Tuesday, 22 February 2011

The Colour of Hope - Past and Current Activities

The Colour of Hope is a registered UK charity working to reduce poverty, advance education and promote employment amongst disadvantaged young people in Peru.

Our youth development programme ran from 2007 to 2009 and provided support for vulnerable young people leaving children's homes in Lima, Peru's capital city. It helped them to become part of their community and to find dignified work; it gave them a chance for change.

Young people from six care homes across Lima took part in the programme and achieved the following outcomes:

  • 100% reintegrated into society

  • 100% participated in capacity building activities to enhance life skills and employability

  • 80% found dignified employment

  • 20% accessed grants and loans to set up profitable small businesses

The programme ended in 2009 and The Colour of Hope now acts as an 'umbrella funding body', awarding grants to organisations across Peru which are working towards the same or similar aims. We do not currently offer any volunteering opportunities, but if you're interested in volunteering in Lima, please get in touch and we'll be happy to sign-post you to other organisations that offer similar opportunities.

Thursday, 9 July 2009

Video Clips from our Goodbye Celebrations

Here are a selection of short videos taken at our recent goodbye celebrations. To view better quality versions in larger windows please check The Colour of Hope's YouTube channel.

The little ones dancing...

Thank you from José...

Thank you from Luís...

Thank you from Hugo...

Thank you from Trinidad...

Thank you from José Luís Lima...

Thank you from Natali...

Thank you from Katherine...

Thank you from Bilela...

Goodbye Celebrations at The Colour of Hope

As many of our supporters already know, I will be returning to the UK on the 15th July with a view to staying there permanently. I have been directing The Colour of Hope’s work in Peru since 2007, and have worked with children and young people out here for the best part of the last eight years. But now I need to begin thinking about my own personal development and what the next step will be for me.

Although we won’t be running the same project for the time being, The Colour of Hope will continue to exist as a funding body, redirecting any funds that haven’t yet been allocated into other similar effective and trustworthy projects in Peru. Those of you who make regular donations are very welcome to continue to do so if you feel it appropriate.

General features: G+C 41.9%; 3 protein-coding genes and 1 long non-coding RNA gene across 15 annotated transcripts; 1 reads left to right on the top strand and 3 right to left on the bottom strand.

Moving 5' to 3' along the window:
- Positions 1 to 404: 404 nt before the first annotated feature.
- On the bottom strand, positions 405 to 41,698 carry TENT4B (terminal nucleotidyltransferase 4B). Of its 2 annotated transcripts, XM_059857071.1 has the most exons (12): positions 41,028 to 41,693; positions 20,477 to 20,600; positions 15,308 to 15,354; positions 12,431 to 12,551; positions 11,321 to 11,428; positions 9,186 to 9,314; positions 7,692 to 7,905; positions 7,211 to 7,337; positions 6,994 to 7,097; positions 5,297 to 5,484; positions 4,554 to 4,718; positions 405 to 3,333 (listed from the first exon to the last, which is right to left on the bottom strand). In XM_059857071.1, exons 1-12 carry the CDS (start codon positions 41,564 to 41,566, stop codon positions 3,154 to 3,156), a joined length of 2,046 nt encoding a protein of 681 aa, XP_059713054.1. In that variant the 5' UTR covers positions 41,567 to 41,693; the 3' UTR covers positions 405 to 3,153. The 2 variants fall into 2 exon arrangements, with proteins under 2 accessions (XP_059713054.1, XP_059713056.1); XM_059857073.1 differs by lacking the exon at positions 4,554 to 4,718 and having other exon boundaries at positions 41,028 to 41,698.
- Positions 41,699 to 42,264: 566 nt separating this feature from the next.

A couple of days ago, we had a small get-together here at The Colour of Hope to celebrate all the good times we’ve shared and the skills we’ve all learnt. Many of the young people and families we’ve supported over the last few years were present at the gathering, as well as some of the local volunteers who’ve helped us along the way. In true Peruvian style, there was a place for both tears and laughter, sadness and joy. Each of the young people gave thanks for what they've learnt and then the music was turned up and the little ones (and some of us big ones!) started dancing. As usual, everyone enjoyed the cake, fizzy drinks and other party nibbles.

I will leave Peru with mixed feelings; sad that it is the end of an era, but content and confident that each of our young people will continue to improve their lives, putting what they have learnt into practice. Of course it will take some much longer than others to truly get on the straight and even, but the overall atmosphere at the gathering was one of progress and hope for the future.

Thank you to each and every one of the people who has supported The Colour of Hope and our work over the last few years, albeit by giving your time, financial aid, advice, positive thoughts or any other form of help. Great work has been done here, work that would not have been possible without you.

Amy New, Project Director, Lima - Peru

Tuesday, 16 June 2009

Young Peruvian family receives the all clear from doctors about TB

Two of our young people, Natali and Hugo, and their family were diagnosed with TB back in March. But, thankfully, they have now been given the all clear by doctors.

Hugo is now officially non-contagious, even though he has to continue his treatment for at least another four months. Four-year-old Luís is also non-contagious and has been allowed to go back to his nursery. He too will have to continue his treatment for several months yet, but he's very glad to be able to see his little nursery friends again.